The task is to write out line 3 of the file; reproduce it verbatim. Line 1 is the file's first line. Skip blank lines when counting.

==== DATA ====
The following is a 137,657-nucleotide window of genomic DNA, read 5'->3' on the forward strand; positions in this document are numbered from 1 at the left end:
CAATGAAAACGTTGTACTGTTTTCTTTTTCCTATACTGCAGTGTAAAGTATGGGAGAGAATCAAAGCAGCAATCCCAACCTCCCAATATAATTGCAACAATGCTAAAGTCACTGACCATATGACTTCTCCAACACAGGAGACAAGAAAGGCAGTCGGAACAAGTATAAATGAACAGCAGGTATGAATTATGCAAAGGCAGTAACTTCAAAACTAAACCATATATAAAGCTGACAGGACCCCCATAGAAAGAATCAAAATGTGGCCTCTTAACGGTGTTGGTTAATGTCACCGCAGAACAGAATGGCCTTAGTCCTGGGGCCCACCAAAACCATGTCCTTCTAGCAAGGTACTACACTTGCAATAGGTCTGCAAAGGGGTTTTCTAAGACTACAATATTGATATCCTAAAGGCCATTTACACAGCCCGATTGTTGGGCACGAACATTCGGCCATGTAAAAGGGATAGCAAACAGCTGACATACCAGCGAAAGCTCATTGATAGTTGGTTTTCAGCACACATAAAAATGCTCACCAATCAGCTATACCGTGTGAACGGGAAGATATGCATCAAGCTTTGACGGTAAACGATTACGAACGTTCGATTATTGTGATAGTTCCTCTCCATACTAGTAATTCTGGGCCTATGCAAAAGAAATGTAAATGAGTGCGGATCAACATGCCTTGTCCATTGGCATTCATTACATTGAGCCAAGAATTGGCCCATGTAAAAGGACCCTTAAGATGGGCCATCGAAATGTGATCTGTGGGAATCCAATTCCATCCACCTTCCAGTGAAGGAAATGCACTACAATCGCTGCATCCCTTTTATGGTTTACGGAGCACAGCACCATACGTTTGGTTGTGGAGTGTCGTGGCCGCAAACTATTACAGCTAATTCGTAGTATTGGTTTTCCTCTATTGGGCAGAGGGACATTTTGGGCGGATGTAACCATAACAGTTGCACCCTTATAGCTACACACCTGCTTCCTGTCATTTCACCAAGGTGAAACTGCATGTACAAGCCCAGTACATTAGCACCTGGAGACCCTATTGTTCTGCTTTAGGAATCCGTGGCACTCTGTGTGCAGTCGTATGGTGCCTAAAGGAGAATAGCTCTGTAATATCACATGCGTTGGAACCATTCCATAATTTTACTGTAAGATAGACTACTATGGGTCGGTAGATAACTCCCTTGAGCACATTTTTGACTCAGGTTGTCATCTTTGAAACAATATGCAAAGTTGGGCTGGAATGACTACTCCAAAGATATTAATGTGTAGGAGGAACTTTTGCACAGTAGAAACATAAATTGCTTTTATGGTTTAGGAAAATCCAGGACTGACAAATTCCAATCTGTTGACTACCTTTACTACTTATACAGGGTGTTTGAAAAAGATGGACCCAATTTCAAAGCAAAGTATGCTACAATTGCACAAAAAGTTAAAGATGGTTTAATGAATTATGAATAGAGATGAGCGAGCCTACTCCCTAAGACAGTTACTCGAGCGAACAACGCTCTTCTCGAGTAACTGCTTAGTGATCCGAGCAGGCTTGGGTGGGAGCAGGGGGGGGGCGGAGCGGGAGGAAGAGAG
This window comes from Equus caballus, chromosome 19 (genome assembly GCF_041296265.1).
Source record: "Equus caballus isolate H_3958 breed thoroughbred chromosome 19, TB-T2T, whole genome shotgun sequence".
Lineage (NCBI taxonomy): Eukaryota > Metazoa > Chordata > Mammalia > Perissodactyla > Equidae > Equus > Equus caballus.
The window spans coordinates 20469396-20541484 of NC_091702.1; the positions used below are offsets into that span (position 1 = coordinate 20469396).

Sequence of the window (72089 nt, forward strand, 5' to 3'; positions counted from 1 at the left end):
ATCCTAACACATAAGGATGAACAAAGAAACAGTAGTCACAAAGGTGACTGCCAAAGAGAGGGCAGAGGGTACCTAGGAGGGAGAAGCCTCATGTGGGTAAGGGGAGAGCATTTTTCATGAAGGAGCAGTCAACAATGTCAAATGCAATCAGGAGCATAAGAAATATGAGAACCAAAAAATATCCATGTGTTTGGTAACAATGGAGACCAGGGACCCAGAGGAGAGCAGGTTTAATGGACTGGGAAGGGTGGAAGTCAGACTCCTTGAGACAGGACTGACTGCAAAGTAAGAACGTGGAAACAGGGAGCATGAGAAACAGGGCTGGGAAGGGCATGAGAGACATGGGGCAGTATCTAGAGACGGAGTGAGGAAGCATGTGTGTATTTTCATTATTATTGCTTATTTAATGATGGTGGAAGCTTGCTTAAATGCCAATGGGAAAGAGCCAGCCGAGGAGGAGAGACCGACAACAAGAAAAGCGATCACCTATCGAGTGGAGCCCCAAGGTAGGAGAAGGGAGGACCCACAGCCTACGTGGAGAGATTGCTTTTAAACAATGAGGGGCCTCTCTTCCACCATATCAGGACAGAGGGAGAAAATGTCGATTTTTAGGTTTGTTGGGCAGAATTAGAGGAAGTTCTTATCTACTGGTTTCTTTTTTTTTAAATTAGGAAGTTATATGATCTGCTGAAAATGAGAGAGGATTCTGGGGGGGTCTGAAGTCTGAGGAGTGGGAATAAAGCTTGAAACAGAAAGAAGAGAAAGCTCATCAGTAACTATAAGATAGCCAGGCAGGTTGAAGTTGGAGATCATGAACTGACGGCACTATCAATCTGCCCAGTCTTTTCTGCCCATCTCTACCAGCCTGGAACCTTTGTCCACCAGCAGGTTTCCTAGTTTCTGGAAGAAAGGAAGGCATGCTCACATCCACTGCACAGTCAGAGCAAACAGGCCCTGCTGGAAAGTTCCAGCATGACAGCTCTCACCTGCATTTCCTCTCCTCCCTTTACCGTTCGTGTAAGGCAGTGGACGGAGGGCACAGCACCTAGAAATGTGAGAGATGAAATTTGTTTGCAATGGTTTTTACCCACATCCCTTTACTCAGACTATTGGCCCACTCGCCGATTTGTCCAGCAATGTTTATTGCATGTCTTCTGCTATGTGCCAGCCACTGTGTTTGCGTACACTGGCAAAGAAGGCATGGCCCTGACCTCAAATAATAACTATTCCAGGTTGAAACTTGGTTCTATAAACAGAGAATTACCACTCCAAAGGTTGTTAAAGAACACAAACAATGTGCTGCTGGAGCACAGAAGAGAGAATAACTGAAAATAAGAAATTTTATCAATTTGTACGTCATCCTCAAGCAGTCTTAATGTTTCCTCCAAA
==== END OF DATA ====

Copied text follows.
This window comes from Equus caballus, chromosome 19 (genome assembly GCF_041296265.1).